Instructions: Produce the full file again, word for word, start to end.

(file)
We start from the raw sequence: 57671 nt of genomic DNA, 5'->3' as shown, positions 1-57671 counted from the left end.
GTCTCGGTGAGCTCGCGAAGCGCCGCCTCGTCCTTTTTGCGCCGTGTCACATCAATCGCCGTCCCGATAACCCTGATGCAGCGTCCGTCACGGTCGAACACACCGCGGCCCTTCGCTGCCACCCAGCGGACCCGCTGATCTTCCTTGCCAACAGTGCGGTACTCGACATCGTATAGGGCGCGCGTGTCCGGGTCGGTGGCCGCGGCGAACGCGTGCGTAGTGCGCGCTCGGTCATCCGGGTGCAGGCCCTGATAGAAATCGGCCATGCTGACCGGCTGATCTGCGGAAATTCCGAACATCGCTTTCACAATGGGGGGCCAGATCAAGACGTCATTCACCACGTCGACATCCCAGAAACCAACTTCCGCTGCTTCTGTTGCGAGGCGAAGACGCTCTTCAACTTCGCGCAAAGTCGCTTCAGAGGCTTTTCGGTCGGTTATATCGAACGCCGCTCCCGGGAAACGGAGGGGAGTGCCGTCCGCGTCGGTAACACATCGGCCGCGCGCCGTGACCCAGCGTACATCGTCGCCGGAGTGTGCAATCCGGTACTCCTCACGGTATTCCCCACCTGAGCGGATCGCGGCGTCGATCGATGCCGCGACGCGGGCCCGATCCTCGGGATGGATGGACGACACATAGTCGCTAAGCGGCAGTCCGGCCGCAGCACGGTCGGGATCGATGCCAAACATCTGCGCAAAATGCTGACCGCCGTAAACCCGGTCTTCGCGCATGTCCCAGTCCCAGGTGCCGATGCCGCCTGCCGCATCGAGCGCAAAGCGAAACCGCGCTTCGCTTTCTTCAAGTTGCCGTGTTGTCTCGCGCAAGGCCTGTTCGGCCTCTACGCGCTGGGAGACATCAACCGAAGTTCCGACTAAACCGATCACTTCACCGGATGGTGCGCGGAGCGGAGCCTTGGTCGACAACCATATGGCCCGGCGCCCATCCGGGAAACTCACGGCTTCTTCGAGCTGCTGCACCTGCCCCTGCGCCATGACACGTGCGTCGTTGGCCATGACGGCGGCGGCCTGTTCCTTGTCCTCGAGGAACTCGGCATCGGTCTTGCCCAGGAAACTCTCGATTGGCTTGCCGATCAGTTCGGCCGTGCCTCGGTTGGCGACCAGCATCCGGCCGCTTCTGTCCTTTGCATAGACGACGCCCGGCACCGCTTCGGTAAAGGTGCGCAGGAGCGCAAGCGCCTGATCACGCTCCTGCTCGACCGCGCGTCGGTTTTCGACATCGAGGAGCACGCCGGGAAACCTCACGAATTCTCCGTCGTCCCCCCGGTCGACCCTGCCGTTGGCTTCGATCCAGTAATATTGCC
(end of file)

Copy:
We start from the raw sequence: 57671 nt of genomic DNA, 5'->3' as shown, positions 1-57671 counted from the left end.
GTCTCGGTGAGCTCGCGAAGCGCCGCCTCGTCCTTTTTGCGCCGTGTCACATCAATCGCCGTCCCGATAACCCTGATGCAGCGTCCGTCACGGTCGAACACACCGCGGCCCTTCGCTGCCACCCAGCGGACCCGCTGATCTTCCTTGCCAACAGTGCGGTACTCGACATCGTATAGGGCGCGCGTGTCCGGGTCGGTGGCCGCGGCGAACGCGTGCGTAGTGCGCGCTCGGTCATCCGGGTGCAGGCCCTGATAGAAATCGGCCATGCTGACCGGCTGATCTGCGGAAATTCCGAACATCGCTTTCACAATGGGGGGCCAGATCAAGACGTCATTCACCACGTCGACATCCCAGAAACCAACTTCCGCTGCTTCTGTTGCGAGGCGAAGACGCTCTTCAACTTCGCGCAAAGTCGCTTCAGAGGCTTTTCGGTCGGTTATATCGAACGCCGCTCCCGGGAAACGGAGGGGAGTGCCGTCCGCGTCGGTAACACATCGGCCGCGCGCCGTGACCCAGCGTACATCGTCGCCGGAGTGTGCAATCCGGTACTCCTCACGGTATTCCCCACCTGAGCGGATCGCGGCGTCGATCGATGCCGCGACGCGGGCCCGATCCTCGGGATGGATGGACGACACATAGTCGCTAAGCGGCAGTCCGGCCGCAGCACGGTCGGGATCGATGCCAAACATCTGCGCAAAATGCTGACCGCCGTAAACCCGGTCTTCGCGCATGTCCCAGTCCCAGGTGCCGATGCCGCCTGCCGCATCGAGCGCAAAGCGAAACCGCGCTTCGCTTTCTTCAAGTTGCCGTGTTGTCTCGCGCAAGGCCTGTTCGGCCTCTACGCGCTGGGAGACATCAACCGAAGTTCCGACTAAACCGATCACTTCACCGGATGGTGCGCGGAGCGGAGCCTTGGTCGACAACCATATGGCCCGGCGCCCATCCGGGAAACTCACGGCTTCTTCGAGCTGCTGCACCTGCCCCTGCGCCATGACACGTGCGTCGTTGGCCATGACGGCGGCGGCCTGTTCCTTGTCCTCGAGGAACTCGGCATCGGTCTTGCCCAGGAAACTCTCGATTGGCTTGCCGATCAGTTCGGCCGTGCCTCGGTTGGCGACCAGCATCCGGCCGCTTCTGTCCTTTGCATAGACGACGCCCGGCACCGCTTCGGTAAAGGTGCGCAGGAGCGCAAGCGCCTGATCACGCTCCTGCTCGACCGCGCGTCGGTTTTCGACATCGAGGAGCACGCCGGGAAACCTCACGAATTCTCCGTCGTCCCCCCGGTCGACCCTGCCGTTGGCTTCGATCCAGTAATATTGCC